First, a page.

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Information Spillovers in the Market for Recorded Music

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  • Ken Hendricks
  • Alan Sorensen

Abstract

This paper studies the role of consumer learning in the demand for recorded music by examining the impact of an artist%u2019s new album on sales of past and future albums. Using detailed album sales data for a sample of 355 artists, we show that the release of a new album increases sales of old albums, and the increase is substantial and permanent%u2014especially if the new release is a hit. Various patterns in the data suggest the source of the spillover is information: a new release causes some uninformed consumers to learn about their preferences for the artist%u2019s past albums. These information spillovers suggest that the high concentration of success across artists may partly result from a lack of information, and they have significant implications for investment and the structure of contracts between artists and record labels.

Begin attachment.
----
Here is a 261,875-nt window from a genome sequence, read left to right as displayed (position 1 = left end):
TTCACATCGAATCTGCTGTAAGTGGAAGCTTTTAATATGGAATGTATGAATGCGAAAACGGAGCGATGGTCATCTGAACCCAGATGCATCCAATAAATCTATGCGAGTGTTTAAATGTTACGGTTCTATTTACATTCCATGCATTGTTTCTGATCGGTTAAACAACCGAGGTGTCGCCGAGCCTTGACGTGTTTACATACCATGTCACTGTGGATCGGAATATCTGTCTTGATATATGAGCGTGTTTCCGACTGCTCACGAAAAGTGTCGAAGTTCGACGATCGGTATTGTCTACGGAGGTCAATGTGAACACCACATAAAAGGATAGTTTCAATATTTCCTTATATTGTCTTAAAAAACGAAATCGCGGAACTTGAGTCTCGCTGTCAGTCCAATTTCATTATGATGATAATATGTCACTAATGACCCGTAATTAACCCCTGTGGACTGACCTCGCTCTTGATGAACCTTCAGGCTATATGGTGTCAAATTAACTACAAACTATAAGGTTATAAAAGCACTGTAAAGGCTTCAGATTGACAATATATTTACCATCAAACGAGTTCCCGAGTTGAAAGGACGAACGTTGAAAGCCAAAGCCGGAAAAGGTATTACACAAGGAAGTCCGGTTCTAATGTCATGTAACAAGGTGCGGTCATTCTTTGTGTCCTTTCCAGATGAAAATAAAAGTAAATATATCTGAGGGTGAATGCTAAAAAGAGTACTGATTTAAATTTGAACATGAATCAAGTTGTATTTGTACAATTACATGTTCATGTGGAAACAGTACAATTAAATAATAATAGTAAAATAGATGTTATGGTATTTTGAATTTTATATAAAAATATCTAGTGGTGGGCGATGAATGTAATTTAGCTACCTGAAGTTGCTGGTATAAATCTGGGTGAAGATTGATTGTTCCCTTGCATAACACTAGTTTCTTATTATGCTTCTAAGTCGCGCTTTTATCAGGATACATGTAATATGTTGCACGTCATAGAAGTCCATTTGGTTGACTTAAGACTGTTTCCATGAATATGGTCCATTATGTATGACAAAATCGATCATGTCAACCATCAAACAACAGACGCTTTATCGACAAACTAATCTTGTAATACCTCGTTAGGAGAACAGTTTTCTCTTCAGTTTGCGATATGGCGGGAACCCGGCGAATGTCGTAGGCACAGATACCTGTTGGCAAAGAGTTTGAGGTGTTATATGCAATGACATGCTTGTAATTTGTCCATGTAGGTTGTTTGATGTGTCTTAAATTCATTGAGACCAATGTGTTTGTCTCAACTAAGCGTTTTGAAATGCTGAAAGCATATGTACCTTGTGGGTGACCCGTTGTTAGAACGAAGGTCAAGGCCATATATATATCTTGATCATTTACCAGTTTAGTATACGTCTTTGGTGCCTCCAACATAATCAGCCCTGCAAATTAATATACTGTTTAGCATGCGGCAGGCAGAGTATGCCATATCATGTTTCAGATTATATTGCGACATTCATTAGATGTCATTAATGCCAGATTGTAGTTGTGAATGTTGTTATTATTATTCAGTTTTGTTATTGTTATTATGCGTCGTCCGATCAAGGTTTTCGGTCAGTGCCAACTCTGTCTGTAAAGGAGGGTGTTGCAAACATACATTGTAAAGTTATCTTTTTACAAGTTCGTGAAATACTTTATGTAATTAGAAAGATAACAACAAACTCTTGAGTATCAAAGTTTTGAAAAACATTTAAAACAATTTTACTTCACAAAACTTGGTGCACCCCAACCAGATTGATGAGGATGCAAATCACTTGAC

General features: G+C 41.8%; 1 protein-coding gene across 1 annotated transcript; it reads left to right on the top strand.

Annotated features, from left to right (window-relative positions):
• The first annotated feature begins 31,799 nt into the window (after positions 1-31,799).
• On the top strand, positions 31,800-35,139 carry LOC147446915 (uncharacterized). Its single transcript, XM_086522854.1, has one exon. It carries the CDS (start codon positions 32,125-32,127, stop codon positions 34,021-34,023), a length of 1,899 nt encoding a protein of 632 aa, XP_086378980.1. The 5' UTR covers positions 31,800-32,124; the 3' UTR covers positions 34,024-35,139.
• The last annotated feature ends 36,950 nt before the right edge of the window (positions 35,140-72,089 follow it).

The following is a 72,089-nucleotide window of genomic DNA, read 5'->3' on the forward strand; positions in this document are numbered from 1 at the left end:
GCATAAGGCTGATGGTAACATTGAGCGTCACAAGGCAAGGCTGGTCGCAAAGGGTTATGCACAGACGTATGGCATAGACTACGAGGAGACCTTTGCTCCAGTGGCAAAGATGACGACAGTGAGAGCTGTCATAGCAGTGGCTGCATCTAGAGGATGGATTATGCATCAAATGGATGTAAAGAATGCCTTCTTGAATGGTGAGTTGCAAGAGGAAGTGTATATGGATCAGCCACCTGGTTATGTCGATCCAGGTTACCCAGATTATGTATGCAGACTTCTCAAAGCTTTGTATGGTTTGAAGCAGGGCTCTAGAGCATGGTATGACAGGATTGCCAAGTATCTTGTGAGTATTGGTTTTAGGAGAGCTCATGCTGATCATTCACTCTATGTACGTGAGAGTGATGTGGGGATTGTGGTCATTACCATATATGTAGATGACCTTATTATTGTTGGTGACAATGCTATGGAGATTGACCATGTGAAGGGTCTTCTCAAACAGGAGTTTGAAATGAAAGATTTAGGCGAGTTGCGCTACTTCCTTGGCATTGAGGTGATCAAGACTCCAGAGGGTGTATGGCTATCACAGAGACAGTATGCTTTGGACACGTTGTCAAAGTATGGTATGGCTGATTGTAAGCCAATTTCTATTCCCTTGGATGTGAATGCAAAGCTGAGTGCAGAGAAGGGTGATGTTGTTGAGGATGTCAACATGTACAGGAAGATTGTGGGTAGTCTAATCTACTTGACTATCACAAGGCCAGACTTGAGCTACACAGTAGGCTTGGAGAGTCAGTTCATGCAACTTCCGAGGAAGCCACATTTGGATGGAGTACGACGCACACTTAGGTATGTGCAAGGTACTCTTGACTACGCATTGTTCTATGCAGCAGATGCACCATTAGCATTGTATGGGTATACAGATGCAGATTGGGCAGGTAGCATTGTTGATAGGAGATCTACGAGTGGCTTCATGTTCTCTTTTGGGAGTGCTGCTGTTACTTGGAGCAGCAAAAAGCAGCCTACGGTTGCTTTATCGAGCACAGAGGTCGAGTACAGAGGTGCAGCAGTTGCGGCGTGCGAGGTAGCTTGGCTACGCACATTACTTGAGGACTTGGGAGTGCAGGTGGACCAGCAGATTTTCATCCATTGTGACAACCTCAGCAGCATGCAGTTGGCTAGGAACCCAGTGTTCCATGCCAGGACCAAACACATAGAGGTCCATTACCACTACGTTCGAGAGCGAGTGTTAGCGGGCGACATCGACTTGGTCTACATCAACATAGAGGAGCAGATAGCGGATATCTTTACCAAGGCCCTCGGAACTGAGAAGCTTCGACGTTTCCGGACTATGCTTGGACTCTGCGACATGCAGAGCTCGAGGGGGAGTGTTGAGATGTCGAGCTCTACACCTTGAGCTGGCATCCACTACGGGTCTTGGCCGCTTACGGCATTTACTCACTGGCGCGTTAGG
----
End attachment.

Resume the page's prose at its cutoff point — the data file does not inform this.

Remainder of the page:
Suggested Citation

  • Ken Hendricks & Alan Sorensen, 2006. "Information Spillovers in the Market for Recorded Music," NBER Working Papers 12263, National Bureau of Economic Research, Inc.
  • Handle: RePEc:nbr:nberwo:12263
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    More about this item

    JEL classification:

    • D83 - Microeconomics - - Information, Knowledge, and Uncertainty - - - Search; Learning; Information and Knowledge; Communication; Belief; Unawareness
    • L15 - Industrial Organization - - Market Structure, Firm Strategy, and Market Performance - - - Information and Product Quality
    • L82 - Industrial Organization - - Industry Studies: Services - - - Entertainment; Media

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